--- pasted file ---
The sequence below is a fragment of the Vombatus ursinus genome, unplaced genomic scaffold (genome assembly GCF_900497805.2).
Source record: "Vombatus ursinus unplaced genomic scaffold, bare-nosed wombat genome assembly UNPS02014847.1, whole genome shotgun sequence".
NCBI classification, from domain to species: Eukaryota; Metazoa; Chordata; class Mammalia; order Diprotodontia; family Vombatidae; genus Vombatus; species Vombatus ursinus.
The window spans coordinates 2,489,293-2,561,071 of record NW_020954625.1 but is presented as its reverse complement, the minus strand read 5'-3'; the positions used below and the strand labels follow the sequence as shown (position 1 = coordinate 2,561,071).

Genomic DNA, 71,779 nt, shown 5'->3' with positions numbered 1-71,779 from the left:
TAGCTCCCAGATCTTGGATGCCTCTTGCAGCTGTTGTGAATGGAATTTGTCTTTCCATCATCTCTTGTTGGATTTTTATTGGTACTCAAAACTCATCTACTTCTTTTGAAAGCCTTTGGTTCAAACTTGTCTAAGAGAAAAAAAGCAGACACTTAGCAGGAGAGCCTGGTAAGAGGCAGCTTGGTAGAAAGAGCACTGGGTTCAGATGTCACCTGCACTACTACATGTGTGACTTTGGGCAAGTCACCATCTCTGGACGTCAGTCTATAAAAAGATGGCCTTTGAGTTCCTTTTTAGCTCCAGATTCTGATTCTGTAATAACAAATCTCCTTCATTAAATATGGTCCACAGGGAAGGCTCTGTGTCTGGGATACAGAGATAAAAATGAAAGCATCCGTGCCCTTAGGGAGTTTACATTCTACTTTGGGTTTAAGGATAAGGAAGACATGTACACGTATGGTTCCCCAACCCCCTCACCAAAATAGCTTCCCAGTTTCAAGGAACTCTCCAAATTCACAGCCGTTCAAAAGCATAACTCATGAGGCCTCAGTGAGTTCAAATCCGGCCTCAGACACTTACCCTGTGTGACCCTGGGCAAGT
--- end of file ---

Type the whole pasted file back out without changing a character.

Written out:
The sequence below is a fragment of the Vombatus ursinus genome, unplaced genomic scaffold (genome assembly GCF_900497805.2).
Source record: "Vombatus ursinus unplaced genomic scaffold, bare-nosed wombat genome assembly UNPS02014847.1, whole genome shotgun sequence".
NCBI classification, from domain to species: Eukaryota; Metazoa; Chordata; class Mammalia; order Diprotodontia; family Vombatidae; genus Vombatus; species Vombatus ursinus.
The window spans coordinates 2,489,293-2,561,071 of record NW_020954625.1 but is presented as its reverse complement, the minus strand read 5'-3'; the positions used below and the strand labels follow the sequence as shown (position 1 = coordinate 2,561,071).

Genomic DNA, 71,779 nt, shown 5'->3' with positions numbered 1-71,779 from the left:
TAGCTCCCAGATCTTGGATGCCTCTTGCAGCTGTTGTGAATGGAATTTGTCTTTCCATCATCTCTTGTTGGATTTTTATTGGTACTCAAAACTCATCTACTTCTTTTGAAAGCCTTTGGTTCAAACTTGTCTAAGAGAAAAAAAGCAGACACTTAGCAGGAGAGCCTGGTAAGAGGCAGCTTGGTAGAAAGAGCACTGGGTTCAGATGTCACCTGCACTACTACATGTGTGACTTTGGGCAAGTCACCATCTCTGGACGTCAGTCTATAAAAAGATGGCCTTTGAGTTCCTTTTTAGCTCCAGATTCTGATTCTGTAATAACAAATCTCCTTCATTAAATATGGTCCACAGGGAAGGCTCTGTGTCTGGGATACAGAGATAAAAATGAAAGCATCCGTGCCCTTAGGGAGTTTACATTCTACTTTGGGTTTAAGGATAAGGAAGACATGTACACGTATGGTTCCCCAACCCCCTCACCAAAATAGCTTCCCAGTTTCAAGGAACTCTCCAAATTCACAGCCGTTCAAAAGCATAACTCATGAGGCCTCAGTGAGTTCAAATCCGGCCTCAGACACTTACCCTGTGTGACCCTGGGCAAGT